Things for teams to try: Improving Appreciation

Sometimes we take appreciation a bit for granted – people must know we were grateful to them for getting something done or supporting us – but appreciation is so powerful, it’s great to increase feelings of it in your team. Here are some suggestions on how…

5 Appreciation - team

1. Say thank-you

Who did you receive help and support from this week? Make a mental note to thank them. You can say thanks in Friday and a thank-you email will land in their inbox. Or take it offline if that feels more appropriate for your thank-you.

During a busy trading period, one client used the power of the thank-you to sustain morale. The team leader asked everyone in the team to say thank-you to another colleague every day, creating 160 positive interactions for her team of 32 people each week.

2. Be clear about what you appreciate

We feel appreciation a lot more when the thanker provides a bit of detail and context. For example, saying "The way you managed the time in the client meeting yesterday was really helpful for getting the next steps agreed" carries a lot more emotional weight than saying "good job yesterday".

The second short thank you in the example is too generic for us to learn and build from. However, the first thank you highlights where you've added value and provides clues about what to do to feel appreciated in the future.

3. Count your blessings

Once a week, make a list in Friday of the good things for which you are thankful, or simply write them on a piece of paper to be thrown away.

List three things that have felt positive which you are grateful for - this could be anything from your physical health, a moment of inspiration, something that made you feel proud or someone who helped you out. Over time you will feel better for noticing the things that improve your quality of life. The same benefits accrue if you practice gratitude during a difficult time, when a lot of things at work or at home don’t feel like they are going right.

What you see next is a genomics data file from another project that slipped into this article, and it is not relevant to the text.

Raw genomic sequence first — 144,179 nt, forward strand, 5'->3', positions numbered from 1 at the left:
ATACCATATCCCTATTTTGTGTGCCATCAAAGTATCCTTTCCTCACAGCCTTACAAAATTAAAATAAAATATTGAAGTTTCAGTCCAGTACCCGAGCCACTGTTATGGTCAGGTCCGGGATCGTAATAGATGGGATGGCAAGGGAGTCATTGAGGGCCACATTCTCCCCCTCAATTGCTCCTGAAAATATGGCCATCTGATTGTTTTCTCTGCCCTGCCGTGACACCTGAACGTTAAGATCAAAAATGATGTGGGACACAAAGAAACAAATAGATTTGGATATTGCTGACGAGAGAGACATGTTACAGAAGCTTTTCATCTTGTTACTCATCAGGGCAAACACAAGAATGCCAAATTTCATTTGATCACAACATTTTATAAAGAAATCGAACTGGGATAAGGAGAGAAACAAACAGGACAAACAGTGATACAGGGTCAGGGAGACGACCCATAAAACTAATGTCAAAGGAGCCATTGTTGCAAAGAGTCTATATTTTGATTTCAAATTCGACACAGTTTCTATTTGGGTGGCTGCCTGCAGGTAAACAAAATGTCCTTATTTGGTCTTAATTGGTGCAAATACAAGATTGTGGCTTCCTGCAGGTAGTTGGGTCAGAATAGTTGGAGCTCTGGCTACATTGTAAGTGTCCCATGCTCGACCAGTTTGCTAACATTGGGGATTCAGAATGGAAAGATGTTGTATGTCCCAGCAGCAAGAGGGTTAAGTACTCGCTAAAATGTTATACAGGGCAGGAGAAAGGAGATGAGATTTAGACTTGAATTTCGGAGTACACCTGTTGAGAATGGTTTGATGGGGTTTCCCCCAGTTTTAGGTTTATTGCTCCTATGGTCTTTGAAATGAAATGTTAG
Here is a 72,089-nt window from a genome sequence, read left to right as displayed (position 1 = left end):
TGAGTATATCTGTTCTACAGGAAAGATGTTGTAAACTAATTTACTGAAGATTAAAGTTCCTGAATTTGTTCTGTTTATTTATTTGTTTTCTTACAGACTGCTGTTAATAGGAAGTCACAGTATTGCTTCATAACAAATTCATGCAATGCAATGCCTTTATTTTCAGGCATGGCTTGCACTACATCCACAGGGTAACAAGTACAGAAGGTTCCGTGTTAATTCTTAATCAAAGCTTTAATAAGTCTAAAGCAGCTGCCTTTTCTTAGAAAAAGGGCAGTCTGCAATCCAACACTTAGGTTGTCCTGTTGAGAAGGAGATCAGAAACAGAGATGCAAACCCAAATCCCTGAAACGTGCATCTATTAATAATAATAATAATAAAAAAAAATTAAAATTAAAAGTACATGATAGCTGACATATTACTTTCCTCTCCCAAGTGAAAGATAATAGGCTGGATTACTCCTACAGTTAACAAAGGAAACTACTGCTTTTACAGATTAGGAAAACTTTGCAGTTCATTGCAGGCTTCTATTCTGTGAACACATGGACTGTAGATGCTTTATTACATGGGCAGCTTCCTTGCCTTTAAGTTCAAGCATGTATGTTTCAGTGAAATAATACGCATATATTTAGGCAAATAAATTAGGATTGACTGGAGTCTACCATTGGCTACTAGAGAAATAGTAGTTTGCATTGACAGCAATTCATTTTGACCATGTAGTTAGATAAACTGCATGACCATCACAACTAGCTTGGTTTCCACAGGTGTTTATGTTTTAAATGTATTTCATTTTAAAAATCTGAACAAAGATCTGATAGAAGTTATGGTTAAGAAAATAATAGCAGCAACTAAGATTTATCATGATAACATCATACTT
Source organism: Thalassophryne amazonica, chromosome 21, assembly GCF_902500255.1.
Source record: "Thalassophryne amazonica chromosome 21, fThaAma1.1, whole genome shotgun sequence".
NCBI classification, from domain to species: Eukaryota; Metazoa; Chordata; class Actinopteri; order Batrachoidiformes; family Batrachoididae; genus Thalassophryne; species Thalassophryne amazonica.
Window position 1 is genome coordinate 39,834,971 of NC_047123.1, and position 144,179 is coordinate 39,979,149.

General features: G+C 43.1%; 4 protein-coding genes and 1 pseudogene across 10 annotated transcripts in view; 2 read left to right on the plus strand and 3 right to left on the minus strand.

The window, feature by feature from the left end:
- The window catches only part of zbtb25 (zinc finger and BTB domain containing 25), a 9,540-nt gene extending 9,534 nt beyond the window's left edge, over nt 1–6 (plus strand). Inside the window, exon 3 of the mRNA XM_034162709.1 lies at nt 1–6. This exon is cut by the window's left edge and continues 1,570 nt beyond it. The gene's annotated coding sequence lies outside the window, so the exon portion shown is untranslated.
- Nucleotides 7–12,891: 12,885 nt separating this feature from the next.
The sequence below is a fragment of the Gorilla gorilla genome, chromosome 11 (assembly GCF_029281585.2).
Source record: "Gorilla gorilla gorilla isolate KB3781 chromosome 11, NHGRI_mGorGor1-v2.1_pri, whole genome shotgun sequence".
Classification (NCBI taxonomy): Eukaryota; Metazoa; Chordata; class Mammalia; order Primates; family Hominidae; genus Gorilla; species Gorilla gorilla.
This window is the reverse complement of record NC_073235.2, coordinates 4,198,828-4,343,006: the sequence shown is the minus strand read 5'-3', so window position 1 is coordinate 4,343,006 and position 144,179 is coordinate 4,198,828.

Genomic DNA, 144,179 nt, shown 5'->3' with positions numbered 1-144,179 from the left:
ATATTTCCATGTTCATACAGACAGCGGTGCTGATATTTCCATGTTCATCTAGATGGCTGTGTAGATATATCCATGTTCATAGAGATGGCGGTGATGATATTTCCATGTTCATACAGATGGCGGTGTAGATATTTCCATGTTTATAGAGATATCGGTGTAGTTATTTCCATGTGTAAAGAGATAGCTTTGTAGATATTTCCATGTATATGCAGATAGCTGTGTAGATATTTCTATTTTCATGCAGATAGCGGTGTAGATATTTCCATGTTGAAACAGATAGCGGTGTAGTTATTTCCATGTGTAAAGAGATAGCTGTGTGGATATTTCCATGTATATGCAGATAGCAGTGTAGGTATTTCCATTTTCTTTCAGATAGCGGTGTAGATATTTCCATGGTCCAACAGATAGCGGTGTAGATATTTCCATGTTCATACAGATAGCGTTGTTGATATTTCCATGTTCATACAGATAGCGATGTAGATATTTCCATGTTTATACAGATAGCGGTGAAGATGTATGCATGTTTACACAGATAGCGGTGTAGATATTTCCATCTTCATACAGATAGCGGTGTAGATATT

4. Appreciate yourself - every week

Work-life is tough when we don't feel like our efforts are ""seen"" or recognized by others. You might be aware the people who would normally give you a bit of a boost with a thank you are stressed, preoccupied or just not showing as much love as they normally would because they're working remotely. When it feels like appreciation is running low and you can't expect more from people around you any time soon, it's important we find ways to wrestle back some control around the experiences which define our working week.

Try looking at the situation from the inside out and ask ""What have I done to appreciate myself this week?"" If it's been a long time since you felt appreciated, then this might be a difficult question to answer. Take a moment to remember a time when you did feel valued and appreciated. Make a note of the things that make you feel special - and then set about treasuring youself. For example, if it was a time someone bought you a thoughtful gift, buy something to treat yourself. If it was a time when someone gifted you some peace and quiet away from the daily frey, create a bit of this time for yourself.

5. Schedule 1:1s with your line manager

Some teams do 1:1s regularly and other managers have an ""open door"" policy. We have seen a pattern emerge during Covid-19 which taught us something new about appreciation.

When people started to recognize that larger meetings were no longer as useful when done onscreen, many more managers took to checking in with employees on a 1:1 basis - and experience of appreciation steadily improved. We believe it's because 1:1s allow employees and managers to get to know each other a little deeper as individuals. This understanding of each other – of hopes, challenges and goals - helped people to appreciate each other more effectively. For example, if a manager knows what a colleague is finding difficult in their role, they naturally pay more attention to the progress they make in this area. If a colleague knows how a manager is looking to develop and grow, they can think about providing positive feedback when they notice they've tried a different approach.

Essentially, appreciation can only become personalized if you know your colleagues better as individuals. For many of our users on the Friday Pulse platform, short, regular check-in 1:1s is a new habit they will hold onto in a post-Covid world.